(U//FOUO/LES) Maryland Fusion Center Criminal Use of Police Scanner Apps and RadioReference.com

This bulletin was originally published on RadioReference.com by users of the site.  A brief section of the document has been redacted at the request of the Maryland Coordination and Analysis Center to remove personal information related to non-law enforcement staff.

Maryland Coordination and Analysis Center Criminal Use of Police Scanner Apps

  • 3 pages
  • For Official Use Only
  • Law Enforcement Sensitive
  • December 9, 2011

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(U//FOUO//LES) During several recent contacts with criminal gang members, an identified Maryland law enforcement agency has heard their radio transmissions broadcast over a suspect’s smartphone. In one incident, officers pursuing a suspect on foot overheard the suspect listening to the pursuing officers’ radio transmission over a smartphone. The radio broadcasts of the agency’s primary secure law enforcement channel had an approximate delay of three seconds on the suspect’s smartphone.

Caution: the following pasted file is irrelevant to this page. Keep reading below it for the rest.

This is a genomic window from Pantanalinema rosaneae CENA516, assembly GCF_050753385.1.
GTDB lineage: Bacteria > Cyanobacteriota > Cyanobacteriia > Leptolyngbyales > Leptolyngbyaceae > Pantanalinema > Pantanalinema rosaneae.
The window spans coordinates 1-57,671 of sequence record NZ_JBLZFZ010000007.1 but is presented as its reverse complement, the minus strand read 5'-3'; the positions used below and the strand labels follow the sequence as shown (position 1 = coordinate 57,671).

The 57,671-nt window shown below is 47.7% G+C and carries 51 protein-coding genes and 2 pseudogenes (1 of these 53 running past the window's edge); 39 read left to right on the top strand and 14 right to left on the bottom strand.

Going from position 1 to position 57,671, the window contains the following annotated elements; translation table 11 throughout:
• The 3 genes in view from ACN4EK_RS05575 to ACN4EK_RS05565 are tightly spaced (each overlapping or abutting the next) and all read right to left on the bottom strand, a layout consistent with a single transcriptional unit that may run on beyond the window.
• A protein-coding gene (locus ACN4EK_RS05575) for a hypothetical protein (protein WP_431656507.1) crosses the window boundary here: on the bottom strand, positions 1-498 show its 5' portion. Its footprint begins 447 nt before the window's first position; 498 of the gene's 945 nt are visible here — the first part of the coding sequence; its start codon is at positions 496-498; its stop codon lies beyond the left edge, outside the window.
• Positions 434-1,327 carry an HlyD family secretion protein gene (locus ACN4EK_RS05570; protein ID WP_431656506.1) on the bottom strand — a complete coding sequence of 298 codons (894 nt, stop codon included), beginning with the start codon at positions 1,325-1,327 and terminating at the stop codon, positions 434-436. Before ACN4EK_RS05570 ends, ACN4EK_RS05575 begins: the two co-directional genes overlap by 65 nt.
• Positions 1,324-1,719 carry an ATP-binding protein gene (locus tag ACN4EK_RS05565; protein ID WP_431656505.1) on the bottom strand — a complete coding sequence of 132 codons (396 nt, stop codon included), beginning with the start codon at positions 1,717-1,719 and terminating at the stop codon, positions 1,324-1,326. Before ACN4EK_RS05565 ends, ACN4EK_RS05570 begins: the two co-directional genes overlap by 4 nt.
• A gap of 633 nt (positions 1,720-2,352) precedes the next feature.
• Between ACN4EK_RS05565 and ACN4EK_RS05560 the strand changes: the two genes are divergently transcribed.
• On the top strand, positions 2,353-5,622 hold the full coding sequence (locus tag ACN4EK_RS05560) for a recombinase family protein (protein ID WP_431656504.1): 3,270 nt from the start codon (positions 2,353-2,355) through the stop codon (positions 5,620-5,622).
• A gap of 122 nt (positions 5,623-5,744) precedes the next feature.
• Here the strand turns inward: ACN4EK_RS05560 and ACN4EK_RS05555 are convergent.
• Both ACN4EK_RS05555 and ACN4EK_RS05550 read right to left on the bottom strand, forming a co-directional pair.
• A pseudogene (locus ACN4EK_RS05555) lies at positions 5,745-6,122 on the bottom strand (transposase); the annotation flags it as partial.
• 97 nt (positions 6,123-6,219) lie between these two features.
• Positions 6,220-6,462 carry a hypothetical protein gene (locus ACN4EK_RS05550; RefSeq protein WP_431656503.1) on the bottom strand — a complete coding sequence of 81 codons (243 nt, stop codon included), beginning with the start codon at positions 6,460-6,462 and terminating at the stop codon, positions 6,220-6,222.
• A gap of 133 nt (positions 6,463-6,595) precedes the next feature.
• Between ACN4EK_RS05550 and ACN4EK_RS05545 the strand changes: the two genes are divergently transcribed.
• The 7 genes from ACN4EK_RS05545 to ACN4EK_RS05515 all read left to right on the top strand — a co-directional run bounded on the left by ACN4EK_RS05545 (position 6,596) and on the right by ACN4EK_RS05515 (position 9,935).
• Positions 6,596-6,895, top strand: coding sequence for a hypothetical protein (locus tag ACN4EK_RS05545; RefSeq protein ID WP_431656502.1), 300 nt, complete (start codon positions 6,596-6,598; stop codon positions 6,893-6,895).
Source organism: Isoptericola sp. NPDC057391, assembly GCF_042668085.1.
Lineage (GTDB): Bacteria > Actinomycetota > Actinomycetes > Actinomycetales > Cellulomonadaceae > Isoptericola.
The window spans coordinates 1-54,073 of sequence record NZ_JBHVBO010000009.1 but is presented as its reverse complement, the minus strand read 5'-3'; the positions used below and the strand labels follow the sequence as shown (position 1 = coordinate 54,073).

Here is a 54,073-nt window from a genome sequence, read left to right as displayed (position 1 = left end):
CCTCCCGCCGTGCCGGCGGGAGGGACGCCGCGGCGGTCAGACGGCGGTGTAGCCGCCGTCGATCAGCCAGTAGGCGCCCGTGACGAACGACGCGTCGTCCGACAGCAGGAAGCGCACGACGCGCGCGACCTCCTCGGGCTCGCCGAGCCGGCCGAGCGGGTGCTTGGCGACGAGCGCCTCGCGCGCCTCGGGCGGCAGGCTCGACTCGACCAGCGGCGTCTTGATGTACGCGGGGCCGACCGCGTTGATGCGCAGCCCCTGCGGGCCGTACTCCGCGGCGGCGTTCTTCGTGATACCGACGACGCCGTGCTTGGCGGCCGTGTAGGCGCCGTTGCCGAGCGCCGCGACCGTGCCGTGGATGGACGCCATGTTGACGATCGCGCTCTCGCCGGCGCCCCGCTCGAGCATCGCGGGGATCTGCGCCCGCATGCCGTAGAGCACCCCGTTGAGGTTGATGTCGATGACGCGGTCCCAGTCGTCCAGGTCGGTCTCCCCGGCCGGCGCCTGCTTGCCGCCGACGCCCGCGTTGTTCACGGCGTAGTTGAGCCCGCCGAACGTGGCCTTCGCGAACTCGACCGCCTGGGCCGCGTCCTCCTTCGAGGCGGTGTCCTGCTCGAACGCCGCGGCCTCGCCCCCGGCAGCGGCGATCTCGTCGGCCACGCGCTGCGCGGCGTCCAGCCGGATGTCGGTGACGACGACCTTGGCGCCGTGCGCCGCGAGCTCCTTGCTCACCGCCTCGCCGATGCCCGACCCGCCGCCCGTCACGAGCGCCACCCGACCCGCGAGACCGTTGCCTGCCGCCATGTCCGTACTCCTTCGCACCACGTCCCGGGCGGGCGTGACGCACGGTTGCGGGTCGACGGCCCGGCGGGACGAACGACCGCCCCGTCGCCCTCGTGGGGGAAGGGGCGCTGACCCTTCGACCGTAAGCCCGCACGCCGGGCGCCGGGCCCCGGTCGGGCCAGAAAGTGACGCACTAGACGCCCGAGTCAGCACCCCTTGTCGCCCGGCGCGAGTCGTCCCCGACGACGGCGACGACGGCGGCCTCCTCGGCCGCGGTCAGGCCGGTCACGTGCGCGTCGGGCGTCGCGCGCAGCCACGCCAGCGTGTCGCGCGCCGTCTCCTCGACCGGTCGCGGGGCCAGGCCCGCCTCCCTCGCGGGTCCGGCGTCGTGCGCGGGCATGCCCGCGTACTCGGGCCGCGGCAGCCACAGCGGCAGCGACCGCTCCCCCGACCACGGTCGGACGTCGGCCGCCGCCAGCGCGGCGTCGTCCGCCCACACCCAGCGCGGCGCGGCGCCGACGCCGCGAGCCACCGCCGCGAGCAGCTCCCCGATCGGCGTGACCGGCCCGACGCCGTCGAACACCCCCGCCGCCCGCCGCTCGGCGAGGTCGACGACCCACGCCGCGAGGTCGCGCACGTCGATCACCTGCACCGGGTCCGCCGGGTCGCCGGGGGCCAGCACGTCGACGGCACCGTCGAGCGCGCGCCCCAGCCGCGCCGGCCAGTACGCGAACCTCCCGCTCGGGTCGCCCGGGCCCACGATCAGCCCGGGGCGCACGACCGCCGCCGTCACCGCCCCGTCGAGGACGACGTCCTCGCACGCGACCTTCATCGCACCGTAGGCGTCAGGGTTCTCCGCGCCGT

(U//FOUO//LES) Further investigation revealed that the general public, as well as criminal gang members and associates, are utilizing the website www.radioreference.com to listen to law enforcement secure channels streaming via the Internet. Registration and access to the site is free, with advanced features available to premium subscribers. A customer is able to search radio frequencies throughout the country by state, metro area, city and/or zip code. The website advertises a search for trunked frequencies as well. The frequencies are obtained over the Internet and any cell phone that has web access can listen in.